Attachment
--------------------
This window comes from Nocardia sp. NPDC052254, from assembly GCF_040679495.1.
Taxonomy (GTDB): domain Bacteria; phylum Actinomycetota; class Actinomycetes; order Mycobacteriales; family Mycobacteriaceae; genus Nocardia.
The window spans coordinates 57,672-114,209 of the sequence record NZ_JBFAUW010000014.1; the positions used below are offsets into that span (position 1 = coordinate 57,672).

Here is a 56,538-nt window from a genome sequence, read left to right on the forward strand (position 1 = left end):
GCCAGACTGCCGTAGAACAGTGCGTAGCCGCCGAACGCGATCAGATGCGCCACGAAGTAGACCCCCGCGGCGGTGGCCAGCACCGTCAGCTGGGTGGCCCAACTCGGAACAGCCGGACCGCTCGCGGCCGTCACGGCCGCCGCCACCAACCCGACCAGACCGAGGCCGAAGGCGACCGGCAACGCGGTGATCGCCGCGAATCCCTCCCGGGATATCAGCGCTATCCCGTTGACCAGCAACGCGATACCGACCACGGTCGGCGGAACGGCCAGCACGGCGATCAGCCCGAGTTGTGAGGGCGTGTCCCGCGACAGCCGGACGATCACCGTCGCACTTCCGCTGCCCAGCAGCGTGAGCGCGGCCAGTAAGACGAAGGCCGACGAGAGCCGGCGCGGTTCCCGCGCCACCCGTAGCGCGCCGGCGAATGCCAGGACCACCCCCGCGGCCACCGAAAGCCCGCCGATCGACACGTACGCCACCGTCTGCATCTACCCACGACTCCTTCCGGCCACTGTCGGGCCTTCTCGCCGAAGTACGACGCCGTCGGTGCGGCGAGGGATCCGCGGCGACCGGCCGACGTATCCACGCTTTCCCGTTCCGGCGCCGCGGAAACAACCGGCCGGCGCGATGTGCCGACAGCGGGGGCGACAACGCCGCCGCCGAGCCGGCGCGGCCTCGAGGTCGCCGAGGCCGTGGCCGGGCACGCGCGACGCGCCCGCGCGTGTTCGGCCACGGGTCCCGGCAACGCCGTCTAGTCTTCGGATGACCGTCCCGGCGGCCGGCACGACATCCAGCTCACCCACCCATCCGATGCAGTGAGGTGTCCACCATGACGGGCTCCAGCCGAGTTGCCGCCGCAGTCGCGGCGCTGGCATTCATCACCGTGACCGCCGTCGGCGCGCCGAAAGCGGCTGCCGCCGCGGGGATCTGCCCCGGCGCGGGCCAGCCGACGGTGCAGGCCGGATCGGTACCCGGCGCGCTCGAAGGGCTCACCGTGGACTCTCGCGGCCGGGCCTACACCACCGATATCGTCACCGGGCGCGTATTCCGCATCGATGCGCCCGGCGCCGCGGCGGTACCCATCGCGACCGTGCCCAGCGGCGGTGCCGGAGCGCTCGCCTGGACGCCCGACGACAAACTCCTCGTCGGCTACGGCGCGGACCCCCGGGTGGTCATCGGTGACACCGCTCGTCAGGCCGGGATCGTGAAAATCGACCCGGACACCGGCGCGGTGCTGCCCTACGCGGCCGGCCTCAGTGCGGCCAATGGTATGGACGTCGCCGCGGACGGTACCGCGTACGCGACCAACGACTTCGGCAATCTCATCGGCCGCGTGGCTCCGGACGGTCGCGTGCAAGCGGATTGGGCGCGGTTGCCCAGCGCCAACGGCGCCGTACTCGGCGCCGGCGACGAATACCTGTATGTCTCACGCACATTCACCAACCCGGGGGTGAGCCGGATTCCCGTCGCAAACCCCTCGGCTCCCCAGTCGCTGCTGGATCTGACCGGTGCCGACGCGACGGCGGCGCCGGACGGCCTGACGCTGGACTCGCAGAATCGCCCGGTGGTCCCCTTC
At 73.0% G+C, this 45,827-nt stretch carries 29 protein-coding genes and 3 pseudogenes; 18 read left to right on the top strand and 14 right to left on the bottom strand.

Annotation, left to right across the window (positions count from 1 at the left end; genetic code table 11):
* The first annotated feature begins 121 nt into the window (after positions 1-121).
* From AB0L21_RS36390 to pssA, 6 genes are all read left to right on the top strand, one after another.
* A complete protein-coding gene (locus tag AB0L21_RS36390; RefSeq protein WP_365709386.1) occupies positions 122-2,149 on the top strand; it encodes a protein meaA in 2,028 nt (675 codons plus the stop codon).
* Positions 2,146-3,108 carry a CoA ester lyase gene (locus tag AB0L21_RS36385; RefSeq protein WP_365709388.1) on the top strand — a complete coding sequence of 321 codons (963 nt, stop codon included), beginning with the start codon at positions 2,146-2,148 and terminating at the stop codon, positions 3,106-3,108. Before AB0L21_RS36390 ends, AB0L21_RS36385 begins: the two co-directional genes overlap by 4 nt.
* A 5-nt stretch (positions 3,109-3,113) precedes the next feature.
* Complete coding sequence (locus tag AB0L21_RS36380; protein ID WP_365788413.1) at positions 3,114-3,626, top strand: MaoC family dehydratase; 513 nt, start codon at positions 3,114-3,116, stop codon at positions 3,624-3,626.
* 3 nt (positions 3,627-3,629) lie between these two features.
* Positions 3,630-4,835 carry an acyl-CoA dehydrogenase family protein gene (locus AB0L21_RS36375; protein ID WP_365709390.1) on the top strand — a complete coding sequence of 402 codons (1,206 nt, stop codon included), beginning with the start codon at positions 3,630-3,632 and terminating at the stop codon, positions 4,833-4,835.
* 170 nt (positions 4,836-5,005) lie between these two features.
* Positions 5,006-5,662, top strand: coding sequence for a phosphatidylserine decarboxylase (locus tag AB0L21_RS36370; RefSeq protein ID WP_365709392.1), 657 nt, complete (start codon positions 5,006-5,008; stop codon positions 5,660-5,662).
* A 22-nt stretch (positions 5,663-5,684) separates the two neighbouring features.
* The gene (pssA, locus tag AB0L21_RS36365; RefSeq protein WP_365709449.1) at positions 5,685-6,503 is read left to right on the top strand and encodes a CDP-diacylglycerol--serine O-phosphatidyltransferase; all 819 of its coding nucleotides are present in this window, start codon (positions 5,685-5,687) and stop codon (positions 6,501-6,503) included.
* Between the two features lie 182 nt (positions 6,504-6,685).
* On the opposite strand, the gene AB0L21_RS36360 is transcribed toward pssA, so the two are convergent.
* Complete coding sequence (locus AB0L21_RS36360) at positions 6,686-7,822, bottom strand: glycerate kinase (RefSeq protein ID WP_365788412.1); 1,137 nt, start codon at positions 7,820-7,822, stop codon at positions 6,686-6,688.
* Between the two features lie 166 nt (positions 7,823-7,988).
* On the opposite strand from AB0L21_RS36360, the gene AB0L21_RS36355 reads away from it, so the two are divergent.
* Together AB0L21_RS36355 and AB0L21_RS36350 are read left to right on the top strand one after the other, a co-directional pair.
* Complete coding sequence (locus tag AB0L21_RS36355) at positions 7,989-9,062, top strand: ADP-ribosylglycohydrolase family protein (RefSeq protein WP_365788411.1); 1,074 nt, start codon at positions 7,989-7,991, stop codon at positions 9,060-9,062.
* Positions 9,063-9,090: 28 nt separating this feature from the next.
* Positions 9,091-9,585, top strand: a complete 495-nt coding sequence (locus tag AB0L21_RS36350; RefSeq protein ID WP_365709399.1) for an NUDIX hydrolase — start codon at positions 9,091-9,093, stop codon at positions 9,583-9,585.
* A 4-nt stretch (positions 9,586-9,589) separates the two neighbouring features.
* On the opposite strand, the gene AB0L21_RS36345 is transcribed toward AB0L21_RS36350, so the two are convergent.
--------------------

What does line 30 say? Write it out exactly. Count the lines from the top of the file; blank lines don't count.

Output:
* On the opposite strand, the gene AB0L21_RS36345 is transcribed toward AB0L21_RS36350, so the two are convergent.